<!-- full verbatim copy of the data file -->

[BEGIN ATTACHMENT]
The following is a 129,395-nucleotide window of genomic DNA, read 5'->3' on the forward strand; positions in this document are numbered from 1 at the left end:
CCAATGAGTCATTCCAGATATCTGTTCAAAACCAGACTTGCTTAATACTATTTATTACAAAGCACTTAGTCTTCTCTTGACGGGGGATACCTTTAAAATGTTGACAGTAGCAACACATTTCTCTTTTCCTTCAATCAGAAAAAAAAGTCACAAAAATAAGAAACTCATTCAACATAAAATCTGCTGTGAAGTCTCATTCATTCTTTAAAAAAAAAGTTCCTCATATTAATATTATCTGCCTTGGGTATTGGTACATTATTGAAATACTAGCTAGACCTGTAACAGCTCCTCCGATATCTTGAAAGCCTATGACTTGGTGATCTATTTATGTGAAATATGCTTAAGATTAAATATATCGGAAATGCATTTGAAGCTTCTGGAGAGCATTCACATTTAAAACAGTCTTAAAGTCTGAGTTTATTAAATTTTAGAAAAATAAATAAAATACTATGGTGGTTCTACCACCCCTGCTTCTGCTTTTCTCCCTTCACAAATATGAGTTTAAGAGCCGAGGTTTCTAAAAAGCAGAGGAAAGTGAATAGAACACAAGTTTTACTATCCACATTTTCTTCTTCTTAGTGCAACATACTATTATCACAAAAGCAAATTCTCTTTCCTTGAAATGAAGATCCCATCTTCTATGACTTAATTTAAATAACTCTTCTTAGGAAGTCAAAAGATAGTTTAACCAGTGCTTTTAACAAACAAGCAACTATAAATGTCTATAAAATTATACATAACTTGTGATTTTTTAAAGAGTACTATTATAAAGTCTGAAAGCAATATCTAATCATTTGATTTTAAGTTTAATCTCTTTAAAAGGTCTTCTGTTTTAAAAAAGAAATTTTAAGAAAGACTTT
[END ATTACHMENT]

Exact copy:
The following is a 129,395-nucleotide window of genomic DNA, read 5'->3' on the forward strand; positions in this document are numbered from 1 at the left end:
CCAATGAGTCATTCCAGATATCTGTTCAAAACCAGACTTGCTTAATACTATTTATTACAAAGCACTTAGTCTTCTCTTGACGGGGGATACCTTTAAAATGTTGACAGTAGCAACACATTTCTCTTTTCCTTCAATCAGAAAAAAAAGTCACAAAAATAAGAAACTCATTCAACATAAAATCTGCTGTGAAGTCTCATTCATTCTTTAAAAAAAAAGTTCCTCATATTAATATTATCTGCCTTGGGTATTGGTACATTATTGAAATACTAGCTAGACCTGTAACAGCTCCTCCGATATCTTGAAAGCCTATGACTTGGTGATCTATTTATGTGAAATATGCTTAAGATTAAATATATCGGAAATGCATTTGAAGCTTCTGGAGAGCATTCACATTTAAAACAGTCTTAAAGTCTGAGTTTATTAAATTTTAGAAAAATAAATAAAATACTATGGTGGTTCTACCACCCCTGCTTCTGCTTTTCTCCCTTCACAAATATGAGTTTAAGAGCCGAGGTTTCTAAAAAGCAGAGGAAAGTGAATAGAACACAAGTTTTACTATCCACATTTTCTTCTTCTTAGTGCAACATACTATTATCACAAAAGCAAATTCTCTTTCCTTGAAATGAAGATCCCATCTTCTATGACTTAATTTAAATAACTCTTCTTAGGAAGTCAAAAGATAGTTTAACCAGTGCTTTTAACAAACAAGCAACTATAAATGTCTATAAAATTATACATAACTTGTGATTTTTTAAAGAGTACTATTATAAAGTCTGAAAGCAATATCTAATCATTTGATTTTAAGTTTAATCTCTTTAAAAGGTCTTCTGTTTTAAAAAAGAAATTTTAAGAAAGACTTT